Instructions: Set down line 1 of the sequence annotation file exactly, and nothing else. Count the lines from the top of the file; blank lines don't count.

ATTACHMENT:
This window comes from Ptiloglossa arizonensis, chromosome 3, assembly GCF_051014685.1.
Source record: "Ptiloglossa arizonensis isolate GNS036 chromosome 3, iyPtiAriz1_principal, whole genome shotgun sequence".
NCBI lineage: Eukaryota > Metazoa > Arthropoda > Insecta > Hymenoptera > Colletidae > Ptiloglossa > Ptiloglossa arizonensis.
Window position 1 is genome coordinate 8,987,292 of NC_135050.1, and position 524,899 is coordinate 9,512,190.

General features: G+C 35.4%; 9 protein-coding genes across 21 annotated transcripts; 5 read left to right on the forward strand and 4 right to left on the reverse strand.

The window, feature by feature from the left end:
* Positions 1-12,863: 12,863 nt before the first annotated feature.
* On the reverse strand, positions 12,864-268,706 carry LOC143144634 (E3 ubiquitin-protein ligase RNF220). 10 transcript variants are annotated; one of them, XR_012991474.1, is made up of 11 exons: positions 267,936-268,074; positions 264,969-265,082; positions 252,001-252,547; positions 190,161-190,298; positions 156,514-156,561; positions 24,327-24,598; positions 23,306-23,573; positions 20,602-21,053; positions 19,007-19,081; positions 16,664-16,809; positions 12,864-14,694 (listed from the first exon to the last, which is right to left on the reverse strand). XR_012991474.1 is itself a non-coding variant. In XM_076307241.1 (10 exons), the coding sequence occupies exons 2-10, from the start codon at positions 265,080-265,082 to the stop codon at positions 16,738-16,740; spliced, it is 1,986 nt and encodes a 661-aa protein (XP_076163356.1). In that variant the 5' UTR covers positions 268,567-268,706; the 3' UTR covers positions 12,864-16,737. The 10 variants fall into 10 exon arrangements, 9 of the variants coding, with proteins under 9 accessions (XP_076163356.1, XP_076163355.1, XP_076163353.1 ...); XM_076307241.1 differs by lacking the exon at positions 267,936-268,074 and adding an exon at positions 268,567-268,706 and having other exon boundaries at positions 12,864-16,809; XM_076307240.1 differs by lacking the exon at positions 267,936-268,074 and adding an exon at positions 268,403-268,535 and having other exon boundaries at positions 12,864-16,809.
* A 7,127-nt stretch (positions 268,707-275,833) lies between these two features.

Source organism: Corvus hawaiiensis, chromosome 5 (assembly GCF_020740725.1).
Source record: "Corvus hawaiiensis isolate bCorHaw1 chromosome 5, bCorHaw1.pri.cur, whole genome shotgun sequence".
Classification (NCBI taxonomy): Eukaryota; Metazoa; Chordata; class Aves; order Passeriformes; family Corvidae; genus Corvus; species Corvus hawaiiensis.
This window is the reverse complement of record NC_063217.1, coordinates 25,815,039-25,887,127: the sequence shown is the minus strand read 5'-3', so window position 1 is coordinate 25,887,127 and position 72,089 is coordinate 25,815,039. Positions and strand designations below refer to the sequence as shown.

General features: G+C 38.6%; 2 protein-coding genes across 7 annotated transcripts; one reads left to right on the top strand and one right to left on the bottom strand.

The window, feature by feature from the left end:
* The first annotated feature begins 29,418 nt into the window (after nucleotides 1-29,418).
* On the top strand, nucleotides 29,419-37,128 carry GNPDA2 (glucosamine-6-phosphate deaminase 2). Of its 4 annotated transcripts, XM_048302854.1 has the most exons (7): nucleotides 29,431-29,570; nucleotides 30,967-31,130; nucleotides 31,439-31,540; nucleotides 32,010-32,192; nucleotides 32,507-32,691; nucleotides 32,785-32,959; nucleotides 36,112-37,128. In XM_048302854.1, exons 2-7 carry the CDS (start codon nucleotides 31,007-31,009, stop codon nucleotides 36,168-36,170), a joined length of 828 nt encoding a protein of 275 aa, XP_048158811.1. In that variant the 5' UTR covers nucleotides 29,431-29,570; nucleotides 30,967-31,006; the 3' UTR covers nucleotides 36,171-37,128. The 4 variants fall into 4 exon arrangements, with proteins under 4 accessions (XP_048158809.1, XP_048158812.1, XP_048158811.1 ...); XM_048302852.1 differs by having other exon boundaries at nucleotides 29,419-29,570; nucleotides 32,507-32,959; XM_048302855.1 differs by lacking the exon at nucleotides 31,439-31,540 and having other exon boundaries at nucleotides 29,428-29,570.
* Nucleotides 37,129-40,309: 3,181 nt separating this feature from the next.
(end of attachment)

This window comes from Ptiloglossa arizonensis, chromosome 3, assembly GCF_051014685.1.